"We were not Jewish but the Germans wanted slave workers and to remove men from the possibility of joining the resistance. That was why they took him. I think he was traumatised by it. He didn't really ever speak about it."

After the war the family moved around, eventually settling in Paris where his mother opened up a little bistro. Guilbaud and his three sisters rowed in and helped, but life was tough. "We lived hand to mouth."

When he was in his early teens his world was turned upside down by the breakdown of his parents' marriage. His mother ran off with a man called Jacques, whom she would later marry.

"France is very Catholic country and it was a very difficult time," he remembers. "It was a big taboo. In the school the other children said to me, 'We can't speak to you any more, your parents have split.' My older sister was married at 19. My younger sisters and me, we stayed with my dad, while my mum disappeared. We first saw her in 1969, two years after that."

The reunion took an unexpected turn.

"When we first discovered where my mum was it was decided that we would go to see her. On the train from Paris I said to my sisters: 'None of you must speak to this man.'

"This guy, Jacques, and my mother met us at the station and Jacques had a car. And the three of us were in the back of the car – we had never been in a car before – determined not to speak. And after a while of driving the car in silence he pulled over at a little service station and said: 'Do any of you want an ice cream?'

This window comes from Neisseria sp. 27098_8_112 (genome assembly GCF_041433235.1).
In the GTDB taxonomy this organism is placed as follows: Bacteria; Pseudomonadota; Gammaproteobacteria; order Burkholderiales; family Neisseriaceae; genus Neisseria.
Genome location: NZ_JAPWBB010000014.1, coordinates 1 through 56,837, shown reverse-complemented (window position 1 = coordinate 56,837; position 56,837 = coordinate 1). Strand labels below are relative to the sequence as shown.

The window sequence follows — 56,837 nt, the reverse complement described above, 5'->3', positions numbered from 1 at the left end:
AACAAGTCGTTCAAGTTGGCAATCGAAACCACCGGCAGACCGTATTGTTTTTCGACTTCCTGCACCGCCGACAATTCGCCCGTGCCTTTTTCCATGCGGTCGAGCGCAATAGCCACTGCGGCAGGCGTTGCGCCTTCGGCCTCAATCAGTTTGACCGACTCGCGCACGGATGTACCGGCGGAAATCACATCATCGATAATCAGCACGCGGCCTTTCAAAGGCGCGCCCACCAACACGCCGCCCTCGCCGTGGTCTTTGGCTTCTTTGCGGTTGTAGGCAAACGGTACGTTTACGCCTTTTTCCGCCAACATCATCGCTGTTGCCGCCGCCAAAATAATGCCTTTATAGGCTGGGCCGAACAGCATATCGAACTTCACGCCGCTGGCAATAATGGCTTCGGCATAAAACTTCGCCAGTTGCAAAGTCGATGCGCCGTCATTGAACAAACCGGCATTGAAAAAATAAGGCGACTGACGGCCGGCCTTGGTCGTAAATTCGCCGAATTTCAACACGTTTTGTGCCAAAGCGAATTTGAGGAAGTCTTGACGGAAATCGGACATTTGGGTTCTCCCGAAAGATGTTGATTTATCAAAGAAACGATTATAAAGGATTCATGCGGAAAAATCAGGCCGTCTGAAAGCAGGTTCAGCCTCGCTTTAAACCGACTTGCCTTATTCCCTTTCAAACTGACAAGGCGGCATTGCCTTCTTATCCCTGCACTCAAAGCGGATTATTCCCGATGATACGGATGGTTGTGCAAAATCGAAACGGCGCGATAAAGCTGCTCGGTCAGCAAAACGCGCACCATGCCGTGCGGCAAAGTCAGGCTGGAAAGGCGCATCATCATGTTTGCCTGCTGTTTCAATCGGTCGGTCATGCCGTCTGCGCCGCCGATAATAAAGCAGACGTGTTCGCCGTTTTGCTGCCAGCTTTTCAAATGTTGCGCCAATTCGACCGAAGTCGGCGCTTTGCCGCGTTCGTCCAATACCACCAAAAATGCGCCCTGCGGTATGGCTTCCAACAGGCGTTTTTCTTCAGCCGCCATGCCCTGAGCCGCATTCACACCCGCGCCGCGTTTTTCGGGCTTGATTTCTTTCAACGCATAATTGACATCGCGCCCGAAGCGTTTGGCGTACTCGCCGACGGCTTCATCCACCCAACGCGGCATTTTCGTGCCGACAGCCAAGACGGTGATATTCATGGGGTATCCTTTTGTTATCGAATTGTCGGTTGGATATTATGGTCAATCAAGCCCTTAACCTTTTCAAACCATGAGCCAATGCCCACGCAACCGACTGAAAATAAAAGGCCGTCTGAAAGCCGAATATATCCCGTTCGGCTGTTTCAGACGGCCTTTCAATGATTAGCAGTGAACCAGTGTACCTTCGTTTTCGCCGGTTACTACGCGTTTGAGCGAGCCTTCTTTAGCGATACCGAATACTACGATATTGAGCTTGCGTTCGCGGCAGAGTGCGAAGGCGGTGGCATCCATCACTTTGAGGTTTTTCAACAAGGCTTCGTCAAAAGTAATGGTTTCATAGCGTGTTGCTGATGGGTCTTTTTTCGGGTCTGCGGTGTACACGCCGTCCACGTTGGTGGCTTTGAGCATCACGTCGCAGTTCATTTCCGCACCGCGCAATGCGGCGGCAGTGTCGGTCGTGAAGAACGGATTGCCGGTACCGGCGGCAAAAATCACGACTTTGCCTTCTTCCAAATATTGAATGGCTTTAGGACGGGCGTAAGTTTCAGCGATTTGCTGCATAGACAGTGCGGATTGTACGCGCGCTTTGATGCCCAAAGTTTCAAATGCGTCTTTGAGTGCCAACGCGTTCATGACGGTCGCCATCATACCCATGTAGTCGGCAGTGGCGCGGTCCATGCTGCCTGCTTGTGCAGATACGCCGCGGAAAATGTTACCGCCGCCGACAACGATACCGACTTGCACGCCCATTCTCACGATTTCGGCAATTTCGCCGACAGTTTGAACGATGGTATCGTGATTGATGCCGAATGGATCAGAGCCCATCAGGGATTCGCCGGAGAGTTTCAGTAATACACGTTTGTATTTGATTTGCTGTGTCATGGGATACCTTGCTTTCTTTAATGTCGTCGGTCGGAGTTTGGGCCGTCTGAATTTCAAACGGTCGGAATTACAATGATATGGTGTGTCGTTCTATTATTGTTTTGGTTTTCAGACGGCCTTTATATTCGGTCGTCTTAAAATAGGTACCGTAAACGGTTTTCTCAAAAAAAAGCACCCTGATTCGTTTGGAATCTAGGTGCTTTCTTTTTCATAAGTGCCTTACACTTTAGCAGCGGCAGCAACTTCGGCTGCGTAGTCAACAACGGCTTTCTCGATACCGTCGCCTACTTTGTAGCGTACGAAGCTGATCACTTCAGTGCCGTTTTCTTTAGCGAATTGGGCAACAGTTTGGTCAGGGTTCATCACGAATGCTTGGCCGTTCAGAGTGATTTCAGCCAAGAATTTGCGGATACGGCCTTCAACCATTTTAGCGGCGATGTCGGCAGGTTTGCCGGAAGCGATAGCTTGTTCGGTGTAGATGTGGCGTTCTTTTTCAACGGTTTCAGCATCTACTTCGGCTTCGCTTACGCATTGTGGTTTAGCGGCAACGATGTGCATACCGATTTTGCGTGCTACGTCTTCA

"And of course we all cried out, 'Yes, yes, please!' The rule was broken."

In years that followed, the unthinkable happened. His mother, who is now in her 90s, and his father, who has since passed away, became friends once again.

On a visit to France some years ago Guilbaud found her, his father and Jacques, deep in conversation, playing cards together. He has a good relationship with his half-sister, whom his mother had with Jacques.

"The lesson of it all was that if you have children in the family always tell them the truth, don't lie, because they already know something is going on," he says.

"We had the family of my father coming to see us and my father was very upset but nobody was telling the truth. If someone had said, 'Your parents are going to be divorced,' it would have been a shock but we would have got over it. This way it dragged on and on."

The other big defining event of his early life was the general strike, which brought France to a complete standstill in 1968. Guilbaud found it exhilarating.

"What really amazed me at the time was that the young came to the old and said, 'No, this is not good enough,'" he says. "Money was not an issue to the young, we had an education and we were not afraid."

His infatuation with the left-wing idealism of the protesters did not last long however. "Six months later I swung to the right. I said, 'What we were saying during the strikes was completely rubbish. We have to earn money and pay taxes.' I wanted to be clever enough to make money. I was driven. I want- ed to be the best at what I was doing."

And what he was doing was learning his trade in the business. He spent years in the kitchens of Parisian restaurants before moving to Manchester when he was 22.

"That was a learning experience, very tough," he remembers. The palates of Northern England were even less refined than those in Ireland and Guilbaud hated living amongst other immigrants.

"I was staying in Moss Side in Manchester, at that time part of the Polish quarter. I am completely against the ghetto – you should always be part of the community when you come from overseas."

In Manchester he would meet his Welsh wife, Sally, however, and married her in 1976. Their son Charles was also born there. He also has a daughter, Emily.